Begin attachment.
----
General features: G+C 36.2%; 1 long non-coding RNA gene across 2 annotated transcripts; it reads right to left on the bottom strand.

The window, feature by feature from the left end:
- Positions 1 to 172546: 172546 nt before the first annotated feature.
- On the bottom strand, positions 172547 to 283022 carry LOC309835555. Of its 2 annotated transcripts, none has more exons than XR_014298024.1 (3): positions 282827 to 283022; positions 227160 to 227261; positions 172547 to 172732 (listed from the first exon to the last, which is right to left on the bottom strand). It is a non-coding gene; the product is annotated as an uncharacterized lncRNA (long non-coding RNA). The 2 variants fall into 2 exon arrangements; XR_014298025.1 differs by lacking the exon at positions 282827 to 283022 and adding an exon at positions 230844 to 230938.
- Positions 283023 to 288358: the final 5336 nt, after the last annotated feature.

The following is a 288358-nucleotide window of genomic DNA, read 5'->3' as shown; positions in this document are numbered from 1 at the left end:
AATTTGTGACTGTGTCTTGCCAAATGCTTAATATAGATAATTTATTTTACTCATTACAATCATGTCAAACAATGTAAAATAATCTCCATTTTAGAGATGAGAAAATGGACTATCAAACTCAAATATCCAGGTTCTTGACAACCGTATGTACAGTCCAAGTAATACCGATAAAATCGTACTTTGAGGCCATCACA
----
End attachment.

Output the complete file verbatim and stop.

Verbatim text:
General features: G+C 36.2%; 1 long non-coding RNA gene across 2 annotated transcripts; it reads right to left on the bottom strand.

The window, feature by feature from the left end:
- Positions 1 to 172546: 172546 nt before the first annotated feature.
- On the bottom strand, positions 172547 to 283022 carry LOC309835555. Of its 2 annotated transcripts, none has more exons than XR_014298024.1 (3): positions 282827 to 283022; positions 227160 to 227261; positions 172547 to 172732 (listed from the first exon to the last, which is right to left on the bottom strand). It is a non-coding gene; the product is annotated as an uncharacterized lncRNA (long non-coding RNA). The 2 variants fall into 2 exon arrangements; XR_014298025.1 differs by lacking the exon at positions 282827 to 283022 and adding an exon at positions 230844 to 230938.
- Positions 283023 to 288358: the final 5336 nt, after the last annotated feature.

The following is a 288358-nucleotide window of genomic DNA, read 5'->3' as shown; positions in this document are numbered from 1 at the left end:
AATTTGTGACTGTGTCTTGCCAAATGCTTAATATAGATAATTTATTTTACTCATTACAATCATGTCAAACAATGTAAAATAATCTCCATTTTAGAGATGAGAAAATGGACTATCAAACTCAAATATCCAGGTTCTTGACAACCGTATGTACAGTCCAAGTAATACCGATAAAATCGTACTTTGAGGCCATCACA